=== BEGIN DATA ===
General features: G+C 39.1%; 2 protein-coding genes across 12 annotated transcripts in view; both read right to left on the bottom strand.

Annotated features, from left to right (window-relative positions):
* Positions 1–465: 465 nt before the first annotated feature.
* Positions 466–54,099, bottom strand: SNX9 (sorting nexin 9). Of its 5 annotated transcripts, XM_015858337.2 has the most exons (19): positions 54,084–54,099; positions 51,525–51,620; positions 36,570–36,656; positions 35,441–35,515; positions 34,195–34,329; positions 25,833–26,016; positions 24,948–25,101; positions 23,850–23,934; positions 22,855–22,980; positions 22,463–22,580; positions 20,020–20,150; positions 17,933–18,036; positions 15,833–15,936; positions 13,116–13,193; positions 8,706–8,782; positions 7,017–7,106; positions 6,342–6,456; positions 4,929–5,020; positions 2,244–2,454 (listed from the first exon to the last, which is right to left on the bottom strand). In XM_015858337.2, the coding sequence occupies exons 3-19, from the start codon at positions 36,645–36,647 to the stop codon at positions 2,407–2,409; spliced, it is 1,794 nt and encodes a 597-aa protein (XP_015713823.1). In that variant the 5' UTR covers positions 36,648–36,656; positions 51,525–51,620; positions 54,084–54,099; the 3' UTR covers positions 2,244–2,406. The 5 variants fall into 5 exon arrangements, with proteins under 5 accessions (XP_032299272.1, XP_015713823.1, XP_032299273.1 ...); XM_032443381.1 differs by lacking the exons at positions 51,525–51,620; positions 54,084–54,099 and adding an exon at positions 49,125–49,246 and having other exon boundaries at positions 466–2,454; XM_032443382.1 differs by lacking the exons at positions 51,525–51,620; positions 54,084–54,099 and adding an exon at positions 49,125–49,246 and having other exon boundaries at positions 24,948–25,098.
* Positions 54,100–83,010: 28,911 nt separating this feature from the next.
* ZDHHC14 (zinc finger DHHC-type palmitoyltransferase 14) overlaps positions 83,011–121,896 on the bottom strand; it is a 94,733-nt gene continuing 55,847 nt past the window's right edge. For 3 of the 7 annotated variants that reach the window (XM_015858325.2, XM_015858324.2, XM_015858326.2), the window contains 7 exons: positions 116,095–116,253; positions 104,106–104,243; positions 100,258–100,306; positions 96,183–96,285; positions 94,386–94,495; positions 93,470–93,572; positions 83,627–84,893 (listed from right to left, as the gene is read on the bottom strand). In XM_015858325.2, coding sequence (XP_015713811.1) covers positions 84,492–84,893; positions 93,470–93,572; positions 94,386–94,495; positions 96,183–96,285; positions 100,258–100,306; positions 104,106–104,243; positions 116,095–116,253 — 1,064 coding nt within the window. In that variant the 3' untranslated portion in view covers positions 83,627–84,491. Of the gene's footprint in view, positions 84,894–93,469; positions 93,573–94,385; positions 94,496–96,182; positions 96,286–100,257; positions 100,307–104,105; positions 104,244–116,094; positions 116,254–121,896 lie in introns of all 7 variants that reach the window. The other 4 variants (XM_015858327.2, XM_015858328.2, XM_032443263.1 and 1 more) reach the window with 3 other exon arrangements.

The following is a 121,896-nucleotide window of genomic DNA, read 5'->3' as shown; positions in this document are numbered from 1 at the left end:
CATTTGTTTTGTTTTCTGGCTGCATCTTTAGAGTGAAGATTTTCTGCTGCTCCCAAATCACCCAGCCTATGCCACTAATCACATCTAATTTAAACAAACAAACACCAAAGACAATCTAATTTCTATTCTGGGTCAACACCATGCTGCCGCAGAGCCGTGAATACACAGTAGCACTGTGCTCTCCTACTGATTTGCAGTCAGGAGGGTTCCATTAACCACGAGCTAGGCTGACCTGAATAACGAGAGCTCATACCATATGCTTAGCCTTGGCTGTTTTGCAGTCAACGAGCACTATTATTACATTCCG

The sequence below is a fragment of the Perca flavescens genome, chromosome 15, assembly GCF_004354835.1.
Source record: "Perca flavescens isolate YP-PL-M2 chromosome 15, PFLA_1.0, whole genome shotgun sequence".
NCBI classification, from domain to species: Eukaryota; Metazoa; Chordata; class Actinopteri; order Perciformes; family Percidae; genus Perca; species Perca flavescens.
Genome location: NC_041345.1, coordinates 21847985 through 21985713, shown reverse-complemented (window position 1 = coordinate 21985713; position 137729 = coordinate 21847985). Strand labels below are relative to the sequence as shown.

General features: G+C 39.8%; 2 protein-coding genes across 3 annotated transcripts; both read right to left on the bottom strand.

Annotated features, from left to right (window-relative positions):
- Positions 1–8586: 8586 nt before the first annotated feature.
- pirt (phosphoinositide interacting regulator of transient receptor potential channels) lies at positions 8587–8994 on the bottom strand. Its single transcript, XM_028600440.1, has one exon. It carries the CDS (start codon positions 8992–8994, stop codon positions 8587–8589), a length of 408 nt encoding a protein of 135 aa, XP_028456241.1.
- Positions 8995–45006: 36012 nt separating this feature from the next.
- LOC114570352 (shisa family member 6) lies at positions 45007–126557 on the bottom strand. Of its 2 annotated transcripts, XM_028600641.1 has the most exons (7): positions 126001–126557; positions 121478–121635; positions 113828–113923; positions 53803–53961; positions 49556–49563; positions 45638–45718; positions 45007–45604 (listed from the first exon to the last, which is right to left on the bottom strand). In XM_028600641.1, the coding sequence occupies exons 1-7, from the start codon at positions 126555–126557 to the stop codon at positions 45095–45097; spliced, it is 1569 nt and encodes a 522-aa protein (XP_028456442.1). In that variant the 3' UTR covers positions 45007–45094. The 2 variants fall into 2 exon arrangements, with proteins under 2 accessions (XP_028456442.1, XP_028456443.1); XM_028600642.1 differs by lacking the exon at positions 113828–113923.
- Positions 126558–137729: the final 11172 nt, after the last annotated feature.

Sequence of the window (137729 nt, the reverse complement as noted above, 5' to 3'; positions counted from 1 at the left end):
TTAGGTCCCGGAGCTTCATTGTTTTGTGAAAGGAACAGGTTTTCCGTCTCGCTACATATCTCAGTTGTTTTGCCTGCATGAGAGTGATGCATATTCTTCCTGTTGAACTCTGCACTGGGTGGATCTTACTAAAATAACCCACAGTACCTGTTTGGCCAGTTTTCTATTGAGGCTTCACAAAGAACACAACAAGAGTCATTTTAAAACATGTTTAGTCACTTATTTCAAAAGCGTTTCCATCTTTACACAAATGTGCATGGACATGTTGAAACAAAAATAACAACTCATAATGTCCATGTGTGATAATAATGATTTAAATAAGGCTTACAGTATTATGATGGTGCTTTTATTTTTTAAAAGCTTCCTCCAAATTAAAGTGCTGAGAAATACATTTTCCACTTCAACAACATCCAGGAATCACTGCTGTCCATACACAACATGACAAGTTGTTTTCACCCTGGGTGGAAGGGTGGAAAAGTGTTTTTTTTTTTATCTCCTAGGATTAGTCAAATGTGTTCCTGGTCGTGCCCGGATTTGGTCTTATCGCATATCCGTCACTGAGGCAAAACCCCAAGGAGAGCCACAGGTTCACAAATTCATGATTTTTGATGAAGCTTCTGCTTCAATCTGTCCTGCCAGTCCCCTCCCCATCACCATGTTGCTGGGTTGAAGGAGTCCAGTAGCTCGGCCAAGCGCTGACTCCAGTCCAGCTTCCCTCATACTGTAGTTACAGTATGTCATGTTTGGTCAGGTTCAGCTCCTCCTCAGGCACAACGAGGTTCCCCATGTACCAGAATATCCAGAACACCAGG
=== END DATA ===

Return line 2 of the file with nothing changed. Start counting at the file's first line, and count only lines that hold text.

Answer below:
Annotated features, from left to right (window-relative positions):